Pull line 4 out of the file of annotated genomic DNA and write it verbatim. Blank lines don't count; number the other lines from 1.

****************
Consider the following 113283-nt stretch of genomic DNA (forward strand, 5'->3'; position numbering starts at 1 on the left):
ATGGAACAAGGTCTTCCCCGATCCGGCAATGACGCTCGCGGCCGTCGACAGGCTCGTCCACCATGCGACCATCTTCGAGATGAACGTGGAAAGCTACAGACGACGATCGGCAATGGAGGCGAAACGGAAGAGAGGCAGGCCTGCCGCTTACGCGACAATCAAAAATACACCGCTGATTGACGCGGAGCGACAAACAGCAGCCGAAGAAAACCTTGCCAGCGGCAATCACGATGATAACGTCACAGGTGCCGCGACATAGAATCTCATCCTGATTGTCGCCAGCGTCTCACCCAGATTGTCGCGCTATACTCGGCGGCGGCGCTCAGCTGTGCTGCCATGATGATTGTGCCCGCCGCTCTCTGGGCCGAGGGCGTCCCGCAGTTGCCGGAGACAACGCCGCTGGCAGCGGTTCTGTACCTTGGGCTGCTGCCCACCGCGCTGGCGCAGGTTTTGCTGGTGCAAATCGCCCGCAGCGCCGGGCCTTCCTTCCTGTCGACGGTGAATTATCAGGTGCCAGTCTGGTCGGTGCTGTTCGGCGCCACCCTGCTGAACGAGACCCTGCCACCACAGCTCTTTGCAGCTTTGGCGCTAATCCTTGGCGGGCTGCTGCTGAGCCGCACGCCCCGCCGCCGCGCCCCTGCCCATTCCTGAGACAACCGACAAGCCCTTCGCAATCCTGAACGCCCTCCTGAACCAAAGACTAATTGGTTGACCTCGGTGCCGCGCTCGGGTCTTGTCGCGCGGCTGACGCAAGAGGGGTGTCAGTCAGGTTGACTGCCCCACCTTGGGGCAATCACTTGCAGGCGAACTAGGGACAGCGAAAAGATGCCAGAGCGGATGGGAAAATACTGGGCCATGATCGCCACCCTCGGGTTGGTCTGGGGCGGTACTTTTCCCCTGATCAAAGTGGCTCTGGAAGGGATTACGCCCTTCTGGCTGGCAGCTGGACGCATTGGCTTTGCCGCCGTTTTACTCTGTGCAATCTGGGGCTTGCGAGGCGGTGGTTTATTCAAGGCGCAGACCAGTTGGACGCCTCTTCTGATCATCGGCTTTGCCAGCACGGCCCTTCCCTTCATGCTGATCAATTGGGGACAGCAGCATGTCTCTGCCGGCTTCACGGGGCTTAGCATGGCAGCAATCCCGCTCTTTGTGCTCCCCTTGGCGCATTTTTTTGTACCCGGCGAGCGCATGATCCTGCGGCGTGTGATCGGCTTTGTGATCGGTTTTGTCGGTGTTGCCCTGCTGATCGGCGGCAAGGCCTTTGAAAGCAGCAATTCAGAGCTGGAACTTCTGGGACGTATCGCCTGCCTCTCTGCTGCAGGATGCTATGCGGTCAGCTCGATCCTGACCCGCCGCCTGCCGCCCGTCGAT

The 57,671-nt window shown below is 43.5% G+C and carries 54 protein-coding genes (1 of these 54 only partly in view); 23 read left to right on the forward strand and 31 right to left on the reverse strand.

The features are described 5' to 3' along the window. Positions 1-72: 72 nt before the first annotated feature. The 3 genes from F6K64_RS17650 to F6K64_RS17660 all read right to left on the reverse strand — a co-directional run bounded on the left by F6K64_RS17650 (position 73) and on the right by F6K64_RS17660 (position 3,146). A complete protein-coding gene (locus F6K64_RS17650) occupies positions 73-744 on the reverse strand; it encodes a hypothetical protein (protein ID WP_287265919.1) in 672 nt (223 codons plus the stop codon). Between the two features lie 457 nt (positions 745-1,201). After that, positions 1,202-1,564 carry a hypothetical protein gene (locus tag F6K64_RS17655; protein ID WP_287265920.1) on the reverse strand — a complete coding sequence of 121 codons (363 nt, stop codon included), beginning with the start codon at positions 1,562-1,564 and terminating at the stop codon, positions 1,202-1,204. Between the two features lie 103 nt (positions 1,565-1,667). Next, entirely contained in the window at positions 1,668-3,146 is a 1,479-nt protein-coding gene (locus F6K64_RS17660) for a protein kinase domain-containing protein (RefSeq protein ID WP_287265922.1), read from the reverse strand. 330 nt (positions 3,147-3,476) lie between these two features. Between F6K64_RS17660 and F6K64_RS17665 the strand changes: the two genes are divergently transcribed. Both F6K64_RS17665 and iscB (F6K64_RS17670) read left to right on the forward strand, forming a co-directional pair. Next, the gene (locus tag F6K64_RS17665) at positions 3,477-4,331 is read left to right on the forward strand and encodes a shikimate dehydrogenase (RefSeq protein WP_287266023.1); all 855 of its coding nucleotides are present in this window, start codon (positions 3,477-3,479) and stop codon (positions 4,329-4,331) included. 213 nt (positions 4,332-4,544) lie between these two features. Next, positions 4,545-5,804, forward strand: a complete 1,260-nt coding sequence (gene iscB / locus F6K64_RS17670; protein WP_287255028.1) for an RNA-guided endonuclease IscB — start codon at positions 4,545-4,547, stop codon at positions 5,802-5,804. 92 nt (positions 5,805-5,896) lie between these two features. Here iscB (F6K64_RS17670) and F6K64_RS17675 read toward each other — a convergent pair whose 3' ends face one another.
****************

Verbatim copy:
The features are described 5' to 3' along the window. Positions 1-72: 72 nt before the first annotated feature. The 3 genes from F6K64_RS17650 to F6K64_RS17660 all read right to left on the reverse strand — a co-directional run bounded on the left by F6K64_RS17650 (position 73) and on the right by F6K64_RS17660 (position 3,146). A complete protein-coding gene (locus F6K64_RS17650) occupies positions 73-744 on the reverse strand; it encodes a hypothetical protein (protein ID WP_287265919.1) in 672 nt (223 codons plus the stop codon). Between the two features lie 457 nt (positions 745-1,201). After that, positions 1,202-1,564 carry a hypothetical protein gene (locus tag F6K64_RS17655; protein ID WP_287265920.1) on the reverse strand — a complete coding sequence of 121 codons (363 nt, stop codon included), beginning with the start codon at positions 1,562-1,564 and terminating at the stop codon, positions 1,202-1,204. Between the two features lie 103 nt (positions 1,565-1,667). Next, entirely contained in the window at positions 1,668-3,146 is a 1,479-nt protein-coding gene (locus F6K64_RS17660) for a protein kinase domain-containing protein (RefSeq protein ID WP_287265922.1), read from the reverse strand. 330 nt (positions 3,147-3,476) lie between these two features. Between F6K64_RS17660 and F6K64_RS17665 the strand changes: the two genes are divergently transcribed. Both F6K64_RS17665 and iscB (F6K64_RS17670) read left to right on the forward strand, forming a co-directional pair. Next, the gene (locus tag F6K64_RS17665) at positions 3,477-4,331 is read left to right on the forward strand and encodes a shikimate dehydrogenase (RefSeq protein WP_287266023.1); all 855 of its coding nucleotides are present in this window, start codon (positions 3,477-3,479) and stop codon (positions 4,329-4,331) included. 213 nt (positions 4,332-4,544) lie between these two features. Next, positions 4,545-5,804, forward strand: a complete 1,260-nt coding sequence (gene iscB / locus F6K64_RS17670; protein WP_287255028.1) for an RNA-guided endonuclease IscB — start codon at positions 4,545-4,547, stop codon at positions 5,802-5,804. 92 nt (positions 5,805-5,896) lie between these two features. Here iscB (F6K64_RS17670) and F6K64_RS17675 read toward each other — a convergent pair whose 3' ends face one another.